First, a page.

Monday in Whitewater will see afternoon thundershowers with a high of eighty-eight. Sunrise is 5:19 AM and sunset 8:37 PM, for 15h 17m 20s of daytime. The moon is waxing gibbous with 63.2% of its visible disk illuminated.
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Elizabeth Dwoskin, Craig Timberg, and Tony Romm report Zuckerberg once wanted to sanction Trump. Then Facebook wrote rules that accommodated him:
Facebook has constrained its efforts against false and misleading news, adopted a policy explicitly allowing politicians to lie, and even altered its news feed algorithm to neutralize claims that it was biased against conservative publishers, according to more than a dozen former and current employees and previously unreported documents obtained by The Washington Post. One of the documents shows it began as far back as 2015, when as a candidate Trump posted a video calling for a ban of Muslims entering the United States. Facebook’s executives declined to remove it, setting in motion an exception for political discourse.
The concessions to Trump have led to a transformation of the world’s information battlefield. They paved the way for a growing list of digitally savvy politicians to repeatedly push out misinformation and incendiary political language to billions of people. It has complicated the public understanding of major events such as the pandemic and the protest movement, as well as contributed to polarization.
And as Trump grew in power, the fear of his wrath pushed Facebook into more deferential behavior toward its growing number of right-leaning users, tilting the balance of news people see on the network, according to the current and former employees.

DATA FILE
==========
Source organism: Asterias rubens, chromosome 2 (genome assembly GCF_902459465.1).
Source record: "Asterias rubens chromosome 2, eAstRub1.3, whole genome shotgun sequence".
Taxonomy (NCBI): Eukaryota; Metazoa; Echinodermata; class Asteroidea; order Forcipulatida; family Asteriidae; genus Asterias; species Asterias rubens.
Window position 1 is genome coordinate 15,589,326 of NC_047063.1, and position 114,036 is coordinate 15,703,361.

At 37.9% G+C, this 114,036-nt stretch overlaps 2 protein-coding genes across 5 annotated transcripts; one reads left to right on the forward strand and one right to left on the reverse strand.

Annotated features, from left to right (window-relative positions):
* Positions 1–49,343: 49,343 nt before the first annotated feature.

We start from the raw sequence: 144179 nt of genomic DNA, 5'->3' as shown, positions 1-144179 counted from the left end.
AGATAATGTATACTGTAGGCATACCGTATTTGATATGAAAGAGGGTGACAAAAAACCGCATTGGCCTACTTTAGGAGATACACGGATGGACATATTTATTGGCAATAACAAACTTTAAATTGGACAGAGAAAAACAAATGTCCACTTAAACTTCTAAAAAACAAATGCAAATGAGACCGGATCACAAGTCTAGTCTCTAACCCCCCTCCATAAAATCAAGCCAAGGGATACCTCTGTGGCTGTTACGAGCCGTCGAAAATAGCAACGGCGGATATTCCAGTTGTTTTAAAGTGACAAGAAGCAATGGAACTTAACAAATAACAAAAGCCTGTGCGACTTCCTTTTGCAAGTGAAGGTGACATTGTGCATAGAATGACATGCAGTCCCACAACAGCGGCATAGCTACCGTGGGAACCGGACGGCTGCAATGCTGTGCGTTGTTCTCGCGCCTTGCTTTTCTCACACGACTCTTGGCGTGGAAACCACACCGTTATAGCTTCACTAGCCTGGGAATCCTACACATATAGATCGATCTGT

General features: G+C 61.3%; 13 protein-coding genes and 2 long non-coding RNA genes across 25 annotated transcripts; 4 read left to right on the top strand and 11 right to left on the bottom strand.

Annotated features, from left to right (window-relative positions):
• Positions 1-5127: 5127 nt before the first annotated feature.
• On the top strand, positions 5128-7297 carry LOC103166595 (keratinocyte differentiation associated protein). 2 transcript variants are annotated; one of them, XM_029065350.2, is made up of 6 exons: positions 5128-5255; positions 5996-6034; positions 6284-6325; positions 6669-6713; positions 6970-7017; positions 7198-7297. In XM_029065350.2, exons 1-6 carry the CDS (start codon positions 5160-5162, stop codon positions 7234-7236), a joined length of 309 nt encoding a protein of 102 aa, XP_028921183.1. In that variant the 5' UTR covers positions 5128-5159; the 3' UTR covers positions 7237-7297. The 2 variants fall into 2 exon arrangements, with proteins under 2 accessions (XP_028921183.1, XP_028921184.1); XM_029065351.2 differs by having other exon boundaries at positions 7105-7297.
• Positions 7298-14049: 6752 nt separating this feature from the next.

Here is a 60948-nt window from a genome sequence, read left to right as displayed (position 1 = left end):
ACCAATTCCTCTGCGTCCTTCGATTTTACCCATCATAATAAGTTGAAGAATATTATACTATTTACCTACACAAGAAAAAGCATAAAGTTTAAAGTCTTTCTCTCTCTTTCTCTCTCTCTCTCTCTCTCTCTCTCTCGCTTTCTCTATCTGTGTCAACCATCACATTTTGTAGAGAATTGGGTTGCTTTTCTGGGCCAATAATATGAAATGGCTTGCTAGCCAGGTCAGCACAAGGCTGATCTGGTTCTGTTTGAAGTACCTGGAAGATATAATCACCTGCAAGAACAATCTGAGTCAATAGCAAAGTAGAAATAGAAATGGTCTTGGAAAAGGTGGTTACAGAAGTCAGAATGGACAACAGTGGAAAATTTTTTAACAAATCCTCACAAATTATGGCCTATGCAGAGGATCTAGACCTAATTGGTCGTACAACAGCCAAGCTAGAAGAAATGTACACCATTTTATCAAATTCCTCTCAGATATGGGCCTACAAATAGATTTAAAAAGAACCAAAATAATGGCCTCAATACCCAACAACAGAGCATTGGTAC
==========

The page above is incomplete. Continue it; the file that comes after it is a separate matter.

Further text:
Facebook is now confronting a mounting advertiser boycott that has pushed down its stock price as companies demand stricter policies against hate speech. Starbucks became the latest on Sunday to say it would hit pause on social media advertising.
“He kind of takes us on this tour of his facility, which is essentially a shelled out warehouse,” Rensko, 36, told me over the phone, detailing how Rivera described the work at the warehouse. “He was saying they were designated for personal or residential use, not for medical. And so what he was doing was basically putting them into other packaging where the city of San Antonio and the state of Texas are able to look at them and then sell them for medical purposes.”
Rensko knew something wasn’t quite right and walked away from the TaskRabbit gig. He told his wife, who told a friend, who told another friend, who told me.
Over weeks of reporting, I’d learn that Rensko had scratched the surface of a larger scheme involving a Silicon Valley investor named Brennan Mulligan to sell what Texas health officials later flagged as “fraudulent” masks to the agency directing protective equipment to hospitals. Mulligan had enlisted Rivera, who was desperate for money after the pandemic had sapped his primary source of income, building furniture and manual labor via TaskRabbit. As countless others have, the two had a chance to make money off of the country’s public health nightmare.